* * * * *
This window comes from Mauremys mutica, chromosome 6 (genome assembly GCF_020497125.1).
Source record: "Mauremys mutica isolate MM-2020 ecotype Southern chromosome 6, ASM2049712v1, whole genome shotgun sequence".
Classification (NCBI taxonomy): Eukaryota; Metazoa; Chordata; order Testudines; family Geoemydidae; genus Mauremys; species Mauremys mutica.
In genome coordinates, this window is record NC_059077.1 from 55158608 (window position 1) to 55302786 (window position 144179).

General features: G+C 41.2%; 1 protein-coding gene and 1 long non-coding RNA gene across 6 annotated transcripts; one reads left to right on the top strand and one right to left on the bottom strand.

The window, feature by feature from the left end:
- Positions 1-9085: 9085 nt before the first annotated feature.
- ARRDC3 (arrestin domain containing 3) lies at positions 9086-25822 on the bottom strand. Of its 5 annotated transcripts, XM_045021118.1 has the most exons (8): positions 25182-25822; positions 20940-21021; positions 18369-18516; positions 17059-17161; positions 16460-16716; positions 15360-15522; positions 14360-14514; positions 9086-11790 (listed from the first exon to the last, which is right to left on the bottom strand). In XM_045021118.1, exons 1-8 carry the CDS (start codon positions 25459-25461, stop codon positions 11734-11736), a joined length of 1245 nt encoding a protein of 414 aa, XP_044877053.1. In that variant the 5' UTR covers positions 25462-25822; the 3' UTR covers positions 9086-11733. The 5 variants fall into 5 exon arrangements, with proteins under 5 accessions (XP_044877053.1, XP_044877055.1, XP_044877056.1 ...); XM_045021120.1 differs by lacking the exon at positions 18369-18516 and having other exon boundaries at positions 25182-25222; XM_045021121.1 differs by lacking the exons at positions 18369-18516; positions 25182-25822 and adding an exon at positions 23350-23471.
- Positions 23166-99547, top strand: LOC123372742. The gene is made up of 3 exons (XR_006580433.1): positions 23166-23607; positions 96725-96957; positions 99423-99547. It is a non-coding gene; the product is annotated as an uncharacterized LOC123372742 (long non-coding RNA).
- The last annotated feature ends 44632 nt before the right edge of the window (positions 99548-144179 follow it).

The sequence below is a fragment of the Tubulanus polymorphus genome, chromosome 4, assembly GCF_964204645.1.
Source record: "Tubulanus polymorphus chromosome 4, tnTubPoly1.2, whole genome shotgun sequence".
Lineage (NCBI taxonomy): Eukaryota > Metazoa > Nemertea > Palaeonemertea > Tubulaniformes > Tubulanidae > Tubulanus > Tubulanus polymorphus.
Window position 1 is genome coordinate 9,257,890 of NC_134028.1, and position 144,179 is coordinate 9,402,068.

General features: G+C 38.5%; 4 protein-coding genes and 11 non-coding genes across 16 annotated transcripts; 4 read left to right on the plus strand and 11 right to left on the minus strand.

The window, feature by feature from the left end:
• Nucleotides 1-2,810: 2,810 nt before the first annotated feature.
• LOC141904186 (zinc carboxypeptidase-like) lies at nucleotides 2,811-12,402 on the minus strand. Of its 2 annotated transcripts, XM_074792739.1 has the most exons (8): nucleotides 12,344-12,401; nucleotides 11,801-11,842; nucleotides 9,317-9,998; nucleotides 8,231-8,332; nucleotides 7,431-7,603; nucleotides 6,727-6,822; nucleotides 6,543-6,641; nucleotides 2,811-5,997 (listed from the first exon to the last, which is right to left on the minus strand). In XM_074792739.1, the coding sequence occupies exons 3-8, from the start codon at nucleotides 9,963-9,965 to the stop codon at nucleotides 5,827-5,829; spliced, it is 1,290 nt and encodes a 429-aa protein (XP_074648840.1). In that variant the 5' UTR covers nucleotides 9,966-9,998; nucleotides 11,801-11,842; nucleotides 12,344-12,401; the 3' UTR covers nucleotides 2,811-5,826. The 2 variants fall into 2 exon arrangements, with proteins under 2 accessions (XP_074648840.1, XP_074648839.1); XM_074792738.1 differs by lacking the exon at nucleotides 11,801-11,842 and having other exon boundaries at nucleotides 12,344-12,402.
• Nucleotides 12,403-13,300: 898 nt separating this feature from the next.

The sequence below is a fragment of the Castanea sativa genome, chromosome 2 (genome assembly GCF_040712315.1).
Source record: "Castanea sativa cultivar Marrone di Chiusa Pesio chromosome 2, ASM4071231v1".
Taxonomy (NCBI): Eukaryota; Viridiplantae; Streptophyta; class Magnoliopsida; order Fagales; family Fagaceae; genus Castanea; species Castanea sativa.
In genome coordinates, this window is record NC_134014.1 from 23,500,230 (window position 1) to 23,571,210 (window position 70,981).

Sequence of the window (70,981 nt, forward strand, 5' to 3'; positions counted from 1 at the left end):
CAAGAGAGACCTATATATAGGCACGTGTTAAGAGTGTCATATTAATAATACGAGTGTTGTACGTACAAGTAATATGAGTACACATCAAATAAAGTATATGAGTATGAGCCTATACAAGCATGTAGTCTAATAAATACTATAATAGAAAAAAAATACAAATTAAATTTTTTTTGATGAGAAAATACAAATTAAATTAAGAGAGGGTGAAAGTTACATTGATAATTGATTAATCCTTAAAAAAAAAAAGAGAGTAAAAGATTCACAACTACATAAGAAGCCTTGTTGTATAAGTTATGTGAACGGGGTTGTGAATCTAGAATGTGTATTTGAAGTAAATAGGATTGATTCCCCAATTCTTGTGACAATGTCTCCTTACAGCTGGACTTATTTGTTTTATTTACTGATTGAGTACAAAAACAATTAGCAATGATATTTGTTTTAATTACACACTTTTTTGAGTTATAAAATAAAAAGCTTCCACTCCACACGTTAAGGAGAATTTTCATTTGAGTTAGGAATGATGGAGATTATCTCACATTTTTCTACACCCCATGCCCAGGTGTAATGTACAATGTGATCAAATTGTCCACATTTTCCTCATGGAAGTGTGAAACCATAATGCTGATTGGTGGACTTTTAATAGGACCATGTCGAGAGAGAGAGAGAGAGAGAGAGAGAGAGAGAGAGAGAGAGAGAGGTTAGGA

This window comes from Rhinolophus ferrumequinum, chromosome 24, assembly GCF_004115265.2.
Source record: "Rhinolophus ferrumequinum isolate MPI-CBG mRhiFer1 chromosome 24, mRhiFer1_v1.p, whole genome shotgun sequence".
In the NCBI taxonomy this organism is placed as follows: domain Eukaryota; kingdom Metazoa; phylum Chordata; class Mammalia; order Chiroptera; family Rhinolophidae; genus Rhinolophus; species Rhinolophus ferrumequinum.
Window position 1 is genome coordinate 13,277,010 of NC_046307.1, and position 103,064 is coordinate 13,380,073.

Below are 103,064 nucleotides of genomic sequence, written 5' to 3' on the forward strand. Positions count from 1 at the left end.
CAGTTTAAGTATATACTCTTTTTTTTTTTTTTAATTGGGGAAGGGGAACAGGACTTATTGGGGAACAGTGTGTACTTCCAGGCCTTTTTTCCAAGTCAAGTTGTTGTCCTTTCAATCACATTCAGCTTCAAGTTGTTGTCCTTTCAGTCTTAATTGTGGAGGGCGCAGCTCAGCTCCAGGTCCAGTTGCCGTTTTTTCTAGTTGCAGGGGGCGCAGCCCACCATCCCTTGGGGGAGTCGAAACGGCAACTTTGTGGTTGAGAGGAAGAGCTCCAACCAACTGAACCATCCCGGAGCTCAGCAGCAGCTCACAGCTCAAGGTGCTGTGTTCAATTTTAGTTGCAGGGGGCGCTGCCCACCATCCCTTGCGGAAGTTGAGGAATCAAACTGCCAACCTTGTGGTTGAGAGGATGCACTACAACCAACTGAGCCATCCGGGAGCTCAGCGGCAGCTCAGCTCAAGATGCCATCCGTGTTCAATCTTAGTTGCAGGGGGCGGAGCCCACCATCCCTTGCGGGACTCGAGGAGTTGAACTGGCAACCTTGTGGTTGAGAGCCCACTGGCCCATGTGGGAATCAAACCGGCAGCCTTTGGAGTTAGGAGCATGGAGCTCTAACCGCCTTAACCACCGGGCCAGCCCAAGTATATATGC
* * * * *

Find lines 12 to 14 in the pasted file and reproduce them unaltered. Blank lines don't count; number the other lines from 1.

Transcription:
Source record: "Tubulanus polymorphus chromosome 4, tnTubPoly1.2, whole genome shotgun sequence".
Lineage (NCBI taxonomy): Eukaryota > Metazoa > Nemertea > Palaeonemertea > Tubulaniformes > Tubulanidae > Tubulanus > Tubulanus polymorphus.
Window position 1 is genome coordinate 9,257,890 of NC_134028.1, and position 144,179 is coordinate 9,402,068.